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This Is The Apple Store Of Libraries

Calgary’s Snøhetta-designed public library will ditch reception desks for something a little more 21st century. 

Plans for a new lending library in Calgary, Canada, might just make hanging out at the public library cool. Designed by Snøhetta, an architecture firm whose very first commission was a library, this 240,000-square-foot center will be more than just a repository for plastic-protected books. Twice as large as Calgary’s existing public library, it’s designed to be both a circulating public library and a community gathering space, a combination bookstore/computer lab/cafe/event space/social hub that provides a pathway between two disconnected neighborhoods.

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And it has plans to shed the ugly theft detectors that frame most public libraries’ exits. In fact, there may not even be receptions desks, just iPad support stations. The whole setup kind of sounds like an Apple store–sleek, seamless, lots of glass. “It’s not about security gates that you’re walking through,” Snøhetta project designer Vanessa Kassabian says in an interview. “People will be kind of moving around and informally helping people,” although the firm is still working out the details with the library and a security consultant. “They’re talking about even having uniforms for the staff as well.”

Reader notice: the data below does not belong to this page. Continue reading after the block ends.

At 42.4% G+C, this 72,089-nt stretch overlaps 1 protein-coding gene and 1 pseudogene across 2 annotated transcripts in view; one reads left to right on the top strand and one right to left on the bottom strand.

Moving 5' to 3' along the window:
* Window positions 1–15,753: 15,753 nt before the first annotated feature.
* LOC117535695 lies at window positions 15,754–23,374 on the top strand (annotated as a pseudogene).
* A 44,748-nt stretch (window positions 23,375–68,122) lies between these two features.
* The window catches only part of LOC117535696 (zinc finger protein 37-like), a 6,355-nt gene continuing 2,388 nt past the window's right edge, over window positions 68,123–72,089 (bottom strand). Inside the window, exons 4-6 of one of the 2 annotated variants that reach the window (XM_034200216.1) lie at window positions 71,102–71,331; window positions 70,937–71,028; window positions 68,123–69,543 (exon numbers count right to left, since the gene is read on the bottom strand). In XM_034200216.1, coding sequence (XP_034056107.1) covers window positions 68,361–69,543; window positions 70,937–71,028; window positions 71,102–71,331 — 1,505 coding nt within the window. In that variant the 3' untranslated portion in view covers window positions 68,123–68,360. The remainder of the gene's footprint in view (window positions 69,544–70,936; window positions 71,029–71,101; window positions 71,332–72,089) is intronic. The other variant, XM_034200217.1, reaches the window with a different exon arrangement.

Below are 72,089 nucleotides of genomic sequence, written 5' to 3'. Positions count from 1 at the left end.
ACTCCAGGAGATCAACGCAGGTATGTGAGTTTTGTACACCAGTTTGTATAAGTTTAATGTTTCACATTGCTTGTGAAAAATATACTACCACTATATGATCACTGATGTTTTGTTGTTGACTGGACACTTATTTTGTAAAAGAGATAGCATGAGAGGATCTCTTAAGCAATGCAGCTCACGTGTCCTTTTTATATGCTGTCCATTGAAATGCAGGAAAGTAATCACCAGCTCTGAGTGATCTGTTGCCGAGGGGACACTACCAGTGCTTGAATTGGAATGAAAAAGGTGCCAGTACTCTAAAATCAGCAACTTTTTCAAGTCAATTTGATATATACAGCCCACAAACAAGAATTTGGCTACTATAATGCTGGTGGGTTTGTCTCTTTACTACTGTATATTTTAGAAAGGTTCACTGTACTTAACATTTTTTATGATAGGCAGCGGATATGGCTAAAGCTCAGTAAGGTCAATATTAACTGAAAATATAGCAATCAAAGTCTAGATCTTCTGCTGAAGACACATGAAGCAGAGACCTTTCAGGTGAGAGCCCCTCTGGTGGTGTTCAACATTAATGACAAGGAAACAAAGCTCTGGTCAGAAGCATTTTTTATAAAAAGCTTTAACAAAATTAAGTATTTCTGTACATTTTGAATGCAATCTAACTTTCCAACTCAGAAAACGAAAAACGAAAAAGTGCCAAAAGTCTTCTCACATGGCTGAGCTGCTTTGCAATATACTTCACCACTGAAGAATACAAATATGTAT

The library’s entire design is about ease of access. Envisioned as a connector between Calgary’s newly revitalized, walkable East Village and other parts of downtown, the structure, which incorporates a passageway over the above-ground light rail tracks that bisect the site, provides a physical and visual connection between two neighborhoods (where an avenue currently just dead-ends). The library is built upon and shaped by the train, which emerges from a tunnel at one side of the site and runs above ground at the library’s northern end.

“Other than the constraint of the LRT [Calgary’s public transit], the site is an ideal location,” Kassabian says. But she calls the complexity of building around a train (which stops a few steps away from the library) an “opportunity” that helped conceptualize the library’s circulation. An enclosure is built around the train, and a terraced entryway above draws visitors to the main entrance on the second floor, where a main atrium fills the core of the boat-shaped building, creating sight lines between the different floors of the library, which house different functions like a cafe, a children’s zone, a learning lab, training rooms, study areas, and administrative offices. Below the main entry floor is an auditorium and event space.

“You can look up and see another space–it draws you through the building,” Kassabian explains. “It’s about using the whole building and being able to explore and see new things.”


Though digital technology hasn’t killed the physical book (yet), libraries are no longer just about circulating books. As a result, library design has to become more people-centric. Many people might have an easier time procuring a book instantly via Kindle, or ordering it online. The great libraries of the future will be about creating appealing, comfortable gathering spaces where people want to hang out, rather than being the place you go to hastily grab the musty tome you couldn’t find on Amazon and flee. And when it comes to making things (and places) cool, Apple’s isn’t the worst model to follow.

About the author

Shaunacy Ferro is a Brooklyn-based writer covering architecture, urban design and the sciences. She's on a lifelong quest for the perfect donut.

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